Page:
- Distributed – in distributed caching all the caches in a cluster are kept synchronized by sending invalidation events when a repository item is updated or deleted. These events are sent to each member of the cluster, serially, via a TCP connection. Yes, every instance in the cluster has a TCP connection to every other instance in the cluster. This amounts to a total of N * (N – 1) socket connections (where N is the number of cluster members) to support cache invalidation. In one of the clusters I support this number was approaching 11,000. In order to identify cluster members a database table, DAS_GSA_SUBSCRIBER, is maintained by each instance identifying the item types it shows as distributed and the host/port it is listening on for invalidation event connections. To ATG’s credit they use the same TCP connection to distribute all distributed invalidation events.
- DistributedJMS – this cache mode works like distributed but uses a PatchBay message source/sink pair to deliver cache invalidation events using a JMS Topic. DistributedJMS is the new kid on the cache mode block joining the fray with ATG 7.0. This, to me, is a very promising delivery mechanism for invalidation events but it falls short in that it is based on SQLJMS which only supports persistent JMS destinations which operate in a polled manner. The whole purpose of a cache is to avoid disk/database I/O so a distribution scheme which uses database I/O doesn’t make much sense. In addition, the polled nature of SQLJMS can easily introduce latency into event distribution. However, plugging in a third party JMS provider which supports in-memory topics could be just the ticket.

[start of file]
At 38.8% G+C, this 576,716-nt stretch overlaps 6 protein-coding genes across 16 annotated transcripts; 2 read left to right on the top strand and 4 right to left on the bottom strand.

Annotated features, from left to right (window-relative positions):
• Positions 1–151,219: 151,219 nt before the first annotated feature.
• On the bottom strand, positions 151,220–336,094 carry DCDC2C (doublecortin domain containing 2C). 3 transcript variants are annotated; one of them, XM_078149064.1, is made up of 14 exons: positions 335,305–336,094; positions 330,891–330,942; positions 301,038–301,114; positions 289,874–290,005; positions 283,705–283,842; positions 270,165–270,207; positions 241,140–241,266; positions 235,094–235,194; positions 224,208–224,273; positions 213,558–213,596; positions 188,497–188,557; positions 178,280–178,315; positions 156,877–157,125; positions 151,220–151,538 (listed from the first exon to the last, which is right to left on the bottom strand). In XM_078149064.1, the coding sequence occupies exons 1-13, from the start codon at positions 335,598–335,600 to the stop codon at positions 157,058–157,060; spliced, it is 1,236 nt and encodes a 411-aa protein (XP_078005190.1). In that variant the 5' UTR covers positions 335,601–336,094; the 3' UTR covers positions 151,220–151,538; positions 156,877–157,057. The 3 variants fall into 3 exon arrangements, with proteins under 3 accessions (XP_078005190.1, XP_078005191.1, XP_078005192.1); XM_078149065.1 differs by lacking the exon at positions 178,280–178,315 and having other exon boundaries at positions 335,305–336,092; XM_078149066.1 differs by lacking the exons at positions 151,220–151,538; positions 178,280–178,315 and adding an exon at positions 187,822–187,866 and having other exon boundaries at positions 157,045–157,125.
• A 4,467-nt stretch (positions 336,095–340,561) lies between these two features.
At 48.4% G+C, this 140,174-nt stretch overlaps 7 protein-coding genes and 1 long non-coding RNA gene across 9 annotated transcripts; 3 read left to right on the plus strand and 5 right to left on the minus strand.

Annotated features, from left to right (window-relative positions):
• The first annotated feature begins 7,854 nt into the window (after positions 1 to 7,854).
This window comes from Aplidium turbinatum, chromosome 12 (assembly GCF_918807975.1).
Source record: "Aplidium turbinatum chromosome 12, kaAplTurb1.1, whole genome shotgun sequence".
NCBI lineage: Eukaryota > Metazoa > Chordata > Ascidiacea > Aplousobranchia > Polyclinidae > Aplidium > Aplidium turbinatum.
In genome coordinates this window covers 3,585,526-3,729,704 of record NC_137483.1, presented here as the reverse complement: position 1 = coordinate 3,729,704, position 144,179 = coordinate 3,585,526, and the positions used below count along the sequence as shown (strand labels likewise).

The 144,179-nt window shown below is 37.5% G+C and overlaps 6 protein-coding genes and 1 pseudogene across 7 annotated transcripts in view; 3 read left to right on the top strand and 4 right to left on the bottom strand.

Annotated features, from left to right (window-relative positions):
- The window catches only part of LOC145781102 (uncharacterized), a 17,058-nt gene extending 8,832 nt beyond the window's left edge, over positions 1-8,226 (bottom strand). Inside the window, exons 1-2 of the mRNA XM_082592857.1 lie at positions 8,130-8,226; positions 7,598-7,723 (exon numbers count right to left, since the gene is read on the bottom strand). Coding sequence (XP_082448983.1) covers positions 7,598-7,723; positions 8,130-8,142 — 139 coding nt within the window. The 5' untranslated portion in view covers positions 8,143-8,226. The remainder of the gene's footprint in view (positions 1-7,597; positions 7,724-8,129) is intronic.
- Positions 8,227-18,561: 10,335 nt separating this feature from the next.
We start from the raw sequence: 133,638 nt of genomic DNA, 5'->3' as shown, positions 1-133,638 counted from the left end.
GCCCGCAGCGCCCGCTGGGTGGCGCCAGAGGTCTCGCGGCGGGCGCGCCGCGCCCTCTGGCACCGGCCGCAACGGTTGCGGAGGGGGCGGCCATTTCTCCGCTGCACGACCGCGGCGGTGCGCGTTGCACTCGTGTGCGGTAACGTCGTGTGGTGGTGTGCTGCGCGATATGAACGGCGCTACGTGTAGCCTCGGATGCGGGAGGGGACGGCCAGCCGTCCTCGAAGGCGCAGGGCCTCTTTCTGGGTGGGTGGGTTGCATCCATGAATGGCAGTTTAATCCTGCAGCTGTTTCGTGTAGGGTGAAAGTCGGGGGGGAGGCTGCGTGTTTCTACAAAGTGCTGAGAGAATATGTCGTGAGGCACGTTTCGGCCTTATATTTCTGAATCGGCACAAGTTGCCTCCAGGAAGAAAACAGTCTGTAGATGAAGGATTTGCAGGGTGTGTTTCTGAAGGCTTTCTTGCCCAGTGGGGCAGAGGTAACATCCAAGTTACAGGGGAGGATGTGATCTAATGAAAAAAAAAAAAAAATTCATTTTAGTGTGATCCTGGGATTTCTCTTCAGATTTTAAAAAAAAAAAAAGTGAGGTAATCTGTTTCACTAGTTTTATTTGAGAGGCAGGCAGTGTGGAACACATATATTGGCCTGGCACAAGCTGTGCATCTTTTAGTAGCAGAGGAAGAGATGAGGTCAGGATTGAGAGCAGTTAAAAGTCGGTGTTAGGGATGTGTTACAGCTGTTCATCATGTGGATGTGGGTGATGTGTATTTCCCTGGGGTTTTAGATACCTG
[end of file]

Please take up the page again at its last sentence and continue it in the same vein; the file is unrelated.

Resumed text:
So there you have a quickie tour of repository cache invalidation. Now let me describe the problem my group encountered.
We run a number of ATG clusters which range from about 20 members up to about 120 members. From time to time we encounter a condition we call idle threads. Idle threads occur when all the threads in an instance are blocked for some reason. The reason varies, sometimes it is a problem with a scenario, a lock manager problem, the JVM running out of memory, and several other reasons. This type of thing just happens from time to time and it’s one of the reasons we run multiple instances, right? High availability and fail over. The problem is that when an instance encounters idle threads the GSA Event Server, the thread reading cache invalidation events from a TCP socket, also gets blocked and stops reading from the socket. As a result all the other instances trying to send invalidation events to the hung instance fill up their socket write buffers and their invalidation threads hang. Unfortunately these hung invalidation threads are holding Java monitors that are required by most of the other threads in the instance. This condition spreads through our clusters like a virus and within about 10 minutes or the original problem every instance is hung and the entire site is down.
So there you have the problem. I was charged by my management with finding a solution and, quite honestly, I’m very pleased with what we put in place to fix this.
In future posts I’ll talk about the options I considered and what I finally settled on. If you have thoughts or ideas about this situation I’d love to hear them.